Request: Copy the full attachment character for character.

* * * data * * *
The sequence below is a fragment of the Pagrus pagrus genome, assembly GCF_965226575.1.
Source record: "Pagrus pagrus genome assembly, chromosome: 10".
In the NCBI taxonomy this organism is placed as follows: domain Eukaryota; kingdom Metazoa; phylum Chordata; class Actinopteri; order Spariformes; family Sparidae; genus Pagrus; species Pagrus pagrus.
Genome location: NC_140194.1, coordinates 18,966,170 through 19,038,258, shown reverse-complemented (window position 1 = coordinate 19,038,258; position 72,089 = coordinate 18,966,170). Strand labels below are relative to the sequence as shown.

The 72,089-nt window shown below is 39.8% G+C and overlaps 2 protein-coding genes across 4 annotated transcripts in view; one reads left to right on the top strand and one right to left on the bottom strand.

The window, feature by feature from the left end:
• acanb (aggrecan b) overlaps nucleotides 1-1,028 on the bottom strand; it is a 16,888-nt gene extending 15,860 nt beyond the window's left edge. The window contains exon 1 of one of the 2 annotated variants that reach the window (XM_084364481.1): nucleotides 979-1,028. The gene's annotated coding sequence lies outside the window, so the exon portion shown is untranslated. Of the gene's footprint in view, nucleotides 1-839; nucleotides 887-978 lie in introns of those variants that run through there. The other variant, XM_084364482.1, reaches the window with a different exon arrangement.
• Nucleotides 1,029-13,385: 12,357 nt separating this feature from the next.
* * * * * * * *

The sequence below is a fragment of the Pagrus pagrus genome, assembly GCF_965226575.1.
Source record: "Pagrus pagrus genome assembly, chromosome: 10".
In the NCBI taxonomy this organism is placed as follows: domain Eukaryota; kingdom Metazoa; phylum Chordata; class Actinopteri; order Spariformes; family Sparidae; genus Pagrus; species Pagrus pagrus.
Genome location: NC_140194.1, coordinates 18,966,170 through 19,038,258, shown reverse-complemented (window position 1 = coordinate 19,038,258; position 72,089 = coordinate 18,966,170). Strand labels below are relative to the sequence as shown.

The 72,089-nt window shown below is 39.8% G+C and overlaps 2 protein-coding genes across 4 annotated transcripts in view; one reads left to right on the top strand and one right to left on the bottom strand.

The window, feature by feature from the left end:
• acanb (aggrecan b) overlaps nucleotides 1-1,028 on the bottom strand; it is a 16,888-nt gene extending 15,860 nt beyond the window's left edge. The window contains exon 1 of one of the 2 annotated variants that reach the window (XM_084364481.1): nucleotides 979-1,028. The gene's annotated coding sequence lies outside the window, so the exon portion shown is untranslated. Of the gene's footprint in view, nucleotides 1-839; nucleotides 887-978 lie in introns of those variants that run through there. The other variant, XM_084364482.1, reaches the window with a different exon arrangement.
• Nucleotides 1,029-13,385: 12,357 nt separating this feature from the next.